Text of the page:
Jerry Seinfeld early in his career had a bit about Bob Hughes, who at one time held the Guinness record for heaviest man alive.
“Have you ever seen that guy who has the record for fattest man in the world?” the bit goes. “Bob Hughes, the fattest man in the world … 1,400 pounds. Ladies and gentlemen, the man has let himself go.”
It continues by pointing out someone else could weigh 1,000 pounds but still feel good about themselves in comparison to Hughes. “That’s a man with a serious weight problem,” Seinfeld says.
The truth is Hughes, who died in 1958, never got to be quite that large. His heaviest confirmed weight tilted the scales at 1,041 pounds, or a little more than a half-ton.
Hughes nowadays would be the second person in Seinfeld’s joke, the smaller one, because a lot of people around the world have seriously let themselves go.
Juan Pedro Franco Salas of the central Mexican city of Aguascalientes is the most recent man to earn the distinction of heaviest man alive, weighing 1,311 pounds in November 2016. He had not left his bedroom in seven years before medical issues forced him into a hospital, where he lost almost 374 pounds in six months.
The heaviest man ever, according to Guinness, was Jon Brower Minnoch, who doctors estimated exceeded 1,400 pounds when he arrived for treatment of congestive heart failure at Seattle hospital in March 1978. A strict diet would get him down to 476 pounds, but at the time of his death in 1981, he had gotten back up to almost 800 pounds.
All of these people, undoubtedly, elicited stares when they would venture into public. People would whisper behind their backs, and since most morbidly obese adults were obscenely overweight as children, they grew up as objects of ridicule.
In America, cruel judgment is in our DNA.
Several years back, a Freeport woman was featured on an episode of the TLC program “My 600 lb. Life,” which follows morbidly obese people as they seek to save their lives by losing weight with the help of renowned Houston bariatric surgeon Dr. Younan Nowzaradan. The patients come from around the country to get into Dr. Now’s last-resort program.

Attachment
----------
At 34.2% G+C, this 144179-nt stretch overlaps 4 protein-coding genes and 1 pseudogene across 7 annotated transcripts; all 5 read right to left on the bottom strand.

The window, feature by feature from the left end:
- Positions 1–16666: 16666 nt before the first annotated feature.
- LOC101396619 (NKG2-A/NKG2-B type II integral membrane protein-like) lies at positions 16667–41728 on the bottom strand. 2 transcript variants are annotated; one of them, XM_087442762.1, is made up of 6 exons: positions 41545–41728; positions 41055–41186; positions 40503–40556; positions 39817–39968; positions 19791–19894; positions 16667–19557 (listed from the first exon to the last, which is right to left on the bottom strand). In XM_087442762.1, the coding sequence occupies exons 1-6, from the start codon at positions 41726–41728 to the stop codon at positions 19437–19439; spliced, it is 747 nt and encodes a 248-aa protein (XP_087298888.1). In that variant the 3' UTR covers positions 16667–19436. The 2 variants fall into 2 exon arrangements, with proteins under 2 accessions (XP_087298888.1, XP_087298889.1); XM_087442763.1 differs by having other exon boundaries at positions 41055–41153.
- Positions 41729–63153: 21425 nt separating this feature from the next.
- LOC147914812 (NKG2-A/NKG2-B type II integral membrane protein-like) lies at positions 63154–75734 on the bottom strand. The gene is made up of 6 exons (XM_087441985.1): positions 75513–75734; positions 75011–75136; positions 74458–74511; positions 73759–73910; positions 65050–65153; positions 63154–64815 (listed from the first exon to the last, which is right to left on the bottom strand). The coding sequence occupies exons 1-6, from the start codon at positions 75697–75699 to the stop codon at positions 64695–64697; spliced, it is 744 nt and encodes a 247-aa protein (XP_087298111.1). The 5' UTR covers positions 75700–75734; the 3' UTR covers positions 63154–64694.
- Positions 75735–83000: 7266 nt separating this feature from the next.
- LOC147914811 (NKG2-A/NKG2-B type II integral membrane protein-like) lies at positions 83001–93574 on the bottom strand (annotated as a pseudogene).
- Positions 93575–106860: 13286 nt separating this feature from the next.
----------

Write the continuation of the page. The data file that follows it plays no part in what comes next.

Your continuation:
All express the shame they feel when others look at them with disgust. Many talk about what led to their weight problems, which often is rooted in being abused as a child. Food is their comfort, just as alcohol is for a problem drinker.
Most of the stories have positive endings. After stumbling early on, failing to adhere to strict diets or deal with the emotional causes of their addiction, the patients have their moment of awakening and soon are on their way to a slimmer, healthier life. They start feeling better about themselves, which fuels their motivation to continue on their weight-loss journey.
That is what happened to the patient from Freeport, who appeared last week in a “Where are they now” update episode of the show. Bedridden when we first met her three years ago, she now is able to get out and about, including heading to a Lake Jackson eatery with her godson for lunch.
The lesson of the show is not only delivered to the patients, though. It also has a message for viewers to consider how we judge people by how they look without thinking about the pain that created their circumstances and the difficulties that must be overcome to change.
Poor Americans cannot instantly obtain better jobs or sign up for college classes to improve their lives. Drug addicts cannot just put down a crack pipe and get on the straight and narrow. Abuse victims cannot just get over it.
Whether it is weight, prejudice or addiction, the journey to overcome our self-inflicted burdens is a long one, and jeering bystanders should consider the ugliness in their own lives before casting judgment on others.